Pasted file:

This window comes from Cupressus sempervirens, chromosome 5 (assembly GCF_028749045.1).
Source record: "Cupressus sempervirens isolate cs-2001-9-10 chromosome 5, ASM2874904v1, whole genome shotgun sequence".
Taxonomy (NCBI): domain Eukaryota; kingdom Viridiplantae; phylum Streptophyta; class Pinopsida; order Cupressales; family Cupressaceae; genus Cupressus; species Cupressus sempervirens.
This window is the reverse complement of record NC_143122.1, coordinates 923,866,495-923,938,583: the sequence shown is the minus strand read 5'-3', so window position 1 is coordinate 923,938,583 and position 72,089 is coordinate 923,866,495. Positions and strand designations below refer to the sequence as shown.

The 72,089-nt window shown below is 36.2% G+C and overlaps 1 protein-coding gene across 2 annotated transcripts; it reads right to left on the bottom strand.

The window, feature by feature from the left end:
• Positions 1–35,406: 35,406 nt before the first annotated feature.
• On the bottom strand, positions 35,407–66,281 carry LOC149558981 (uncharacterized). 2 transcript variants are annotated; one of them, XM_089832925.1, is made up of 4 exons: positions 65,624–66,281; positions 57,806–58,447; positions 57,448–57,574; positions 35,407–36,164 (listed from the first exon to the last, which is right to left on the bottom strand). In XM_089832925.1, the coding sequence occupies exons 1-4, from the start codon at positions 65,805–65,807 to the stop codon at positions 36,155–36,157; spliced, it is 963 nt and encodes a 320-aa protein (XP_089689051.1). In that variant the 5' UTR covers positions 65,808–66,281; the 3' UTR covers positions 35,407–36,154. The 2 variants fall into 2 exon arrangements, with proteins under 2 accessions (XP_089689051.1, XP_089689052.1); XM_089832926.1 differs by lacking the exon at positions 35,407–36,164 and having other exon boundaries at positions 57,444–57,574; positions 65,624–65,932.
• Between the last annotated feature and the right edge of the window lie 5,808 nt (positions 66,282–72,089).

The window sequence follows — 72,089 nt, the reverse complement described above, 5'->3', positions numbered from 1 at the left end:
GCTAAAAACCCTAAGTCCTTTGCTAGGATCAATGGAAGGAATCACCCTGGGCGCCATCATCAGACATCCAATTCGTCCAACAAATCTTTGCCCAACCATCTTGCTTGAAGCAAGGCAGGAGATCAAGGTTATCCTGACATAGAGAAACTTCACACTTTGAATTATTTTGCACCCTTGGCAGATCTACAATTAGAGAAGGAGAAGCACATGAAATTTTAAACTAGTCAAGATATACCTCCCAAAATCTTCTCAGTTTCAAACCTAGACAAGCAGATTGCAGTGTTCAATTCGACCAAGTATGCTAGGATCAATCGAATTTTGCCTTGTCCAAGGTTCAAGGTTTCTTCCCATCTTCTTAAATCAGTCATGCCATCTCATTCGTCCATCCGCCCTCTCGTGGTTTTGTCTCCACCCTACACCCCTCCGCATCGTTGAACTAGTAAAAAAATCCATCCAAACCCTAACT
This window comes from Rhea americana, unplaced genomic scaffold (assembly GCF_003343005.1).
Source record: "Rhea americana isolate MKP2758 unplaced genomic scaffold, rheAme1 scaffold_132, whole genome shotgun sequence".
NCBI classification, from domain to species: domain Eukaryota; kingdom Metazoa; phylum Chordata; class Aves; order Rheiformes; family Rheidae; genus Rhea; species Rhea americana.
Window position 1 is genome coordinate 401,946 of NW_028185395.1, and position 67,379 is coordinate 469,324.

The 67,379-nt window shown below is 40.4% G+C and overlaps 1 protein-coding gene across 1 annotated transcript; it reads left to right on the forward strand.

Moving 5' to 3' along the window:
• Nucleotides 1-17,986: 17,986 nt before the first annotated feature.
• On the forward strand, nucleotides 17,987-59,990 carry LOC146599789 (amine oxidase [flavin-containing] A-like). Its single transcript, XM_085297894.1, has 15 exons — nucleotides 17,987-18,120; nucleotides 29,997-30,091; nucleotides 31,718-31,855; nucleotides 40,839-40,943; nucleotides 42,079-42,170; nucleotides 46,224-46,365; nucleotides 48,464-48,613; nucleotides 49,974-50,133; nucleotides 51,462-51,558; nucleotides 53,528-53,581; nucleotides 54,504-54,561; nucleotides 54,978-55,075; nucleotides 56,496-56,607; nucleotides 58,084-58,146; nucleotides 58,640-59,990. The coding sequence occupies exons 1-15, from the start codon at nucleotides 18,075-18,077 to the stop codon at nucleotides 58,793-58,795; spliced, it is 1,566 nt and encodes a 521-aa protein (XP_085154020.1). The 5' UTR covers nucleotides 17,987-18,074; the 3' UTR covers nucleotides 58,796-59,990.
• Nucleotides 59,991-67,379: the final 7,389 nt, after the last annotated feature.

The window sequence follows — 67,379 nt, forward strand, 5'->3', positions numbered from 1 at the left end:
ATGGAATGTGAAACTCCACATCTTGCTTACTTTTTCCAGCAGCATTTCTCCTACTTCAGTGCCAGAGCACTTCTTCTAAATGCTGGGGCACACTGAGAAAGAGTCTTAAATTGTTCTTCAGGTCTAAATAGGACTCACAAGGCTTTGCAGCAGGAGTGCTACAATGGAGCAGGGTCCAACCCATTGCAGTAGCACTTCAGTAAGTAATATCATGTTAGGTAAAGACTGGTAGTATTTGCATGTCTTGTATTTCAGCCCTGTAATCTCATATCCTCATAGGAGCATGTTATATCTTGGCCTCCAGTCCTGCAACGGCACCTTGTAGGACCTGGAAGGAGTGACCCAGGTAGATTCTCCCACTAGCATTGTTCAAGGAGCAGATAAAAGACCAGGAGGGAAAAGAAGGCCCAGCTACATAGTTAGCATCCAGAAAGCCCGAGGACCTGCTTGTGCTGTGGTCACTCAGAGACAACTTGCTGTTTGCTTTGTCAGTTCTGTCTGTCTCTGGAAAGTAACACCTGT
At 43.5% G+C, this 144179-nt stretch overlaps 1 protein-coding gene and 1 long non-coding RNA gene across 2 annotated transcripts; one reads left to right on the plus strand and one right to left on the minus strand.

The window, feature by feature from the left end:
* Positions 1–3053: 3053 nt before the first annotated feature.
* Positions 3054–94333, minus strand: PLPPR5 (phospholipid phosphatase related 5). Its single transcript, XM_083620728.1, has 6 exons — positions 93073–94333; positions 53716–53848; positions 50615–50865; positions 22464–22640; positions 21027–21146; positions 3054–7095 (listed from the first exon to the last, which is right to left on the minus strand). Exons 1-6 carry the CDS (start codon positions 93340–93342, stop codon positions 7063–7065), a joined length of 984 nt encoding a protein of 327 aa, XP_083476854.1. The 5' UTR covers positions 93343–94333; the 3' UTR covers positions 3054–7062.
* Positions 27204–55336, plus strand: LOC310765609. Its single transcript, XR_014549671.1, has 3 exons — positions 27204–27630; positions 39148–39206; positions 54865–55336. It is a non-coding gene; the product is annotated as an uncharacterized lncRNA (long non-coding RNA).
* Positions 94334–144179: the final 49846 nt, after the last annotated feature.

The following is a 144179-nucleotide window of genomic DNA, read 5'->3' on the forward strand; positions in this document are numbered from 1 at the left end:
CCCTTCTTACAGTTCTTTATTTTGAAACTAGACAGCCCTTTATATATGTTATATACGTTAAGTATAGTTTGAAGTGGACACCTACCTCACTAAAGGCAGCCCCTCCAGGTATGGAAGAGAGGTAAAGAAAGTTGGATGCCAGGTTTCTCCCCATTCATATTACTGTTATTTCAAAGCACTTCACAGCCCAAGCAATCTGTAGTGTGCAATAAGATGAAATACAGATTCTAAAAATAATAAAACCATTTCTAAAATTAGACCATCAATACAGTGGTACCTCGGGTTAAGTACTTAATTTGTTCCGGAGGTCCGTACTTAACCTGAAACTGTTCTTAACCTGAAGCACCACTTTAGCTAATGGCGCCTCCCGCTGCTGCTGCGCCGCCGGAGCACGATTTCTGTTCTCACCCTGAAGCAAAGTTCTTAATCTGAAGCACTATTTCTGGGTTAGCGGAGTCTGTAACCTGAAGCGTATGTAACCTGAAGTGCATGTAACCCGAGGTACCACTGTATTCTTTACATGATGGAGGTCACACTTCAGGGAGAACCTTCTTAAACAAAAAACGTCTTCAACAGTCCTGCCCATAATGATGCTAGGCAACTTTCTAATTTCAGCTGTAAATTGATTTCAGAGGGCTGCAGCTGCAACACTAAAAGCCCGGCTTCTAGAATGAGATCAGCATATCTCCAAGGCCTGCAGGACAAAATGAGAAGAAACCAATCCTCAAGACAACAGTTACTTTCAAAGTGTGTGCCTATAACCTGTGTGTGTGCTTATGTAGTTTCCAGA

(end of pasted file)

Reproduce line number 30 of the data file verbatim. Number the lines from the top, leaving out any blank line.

CCCTTCTTACAGTTCTTTATTTTGAAACTAGACAGCCCTTTATATATGTTATATACGTTAAGTATAGTTTGAAGTGGACACCTACCTCACTAAAGGCAGCCCCTCCAGGTATGGAAGAGAGGTAAAGAAAGTTGGATGCCAGGTTTCTCCCCATTCATATTACTGTTATTTCAAAGCACTTCACAGCCCAAGCAATCTGTAGTGTGCAATAAGATGAAATACAGATTCTAAAAATAATAAAACCATTTCTAAAATTAGACCATCAATACAGTGGTACCTCGGGTTAAGTACTTAATTTGTTCCGGAGGTCCGTACTTAACCTGAAACTGTTCTTAACCTGAAGCACCACTTTAGCTAATGGCGCCTCCCGCTGCTGCTGCGCCGCCGGAGCACGATTTCTGTTCTCACCCTGAAGCAAAGTTCTTAATCTGAAGCACTATTTCTGGGTTAGCGGAGTCTGTAACCTGAAGCGTATGTAACCTGAAGTGCATGTAACCCGAGGTACCACTGTATTCTTTACATGATGGAGGTCACACTTCAGGGAGAACCTTCTTAAACAAAAAACGTCTTCAACAGTCCTGCCCATAATGATGCTAGGCAACTTTCTAATTTCAGCTGTAAATTGATTTCAGAGGGCTGCAGCTGCAACACTAAAAGCCCGGCTTCTAGAATGAGATCAGCATATCTCCAAGGCCTGCAGGACAAAATGAGAAGAAACCAATCCTCAAGACAACAGTTACTTTCAAAGTGTGTGCCTATAACCTGTGTGTGTGCTTATGTAGTTTCCAGA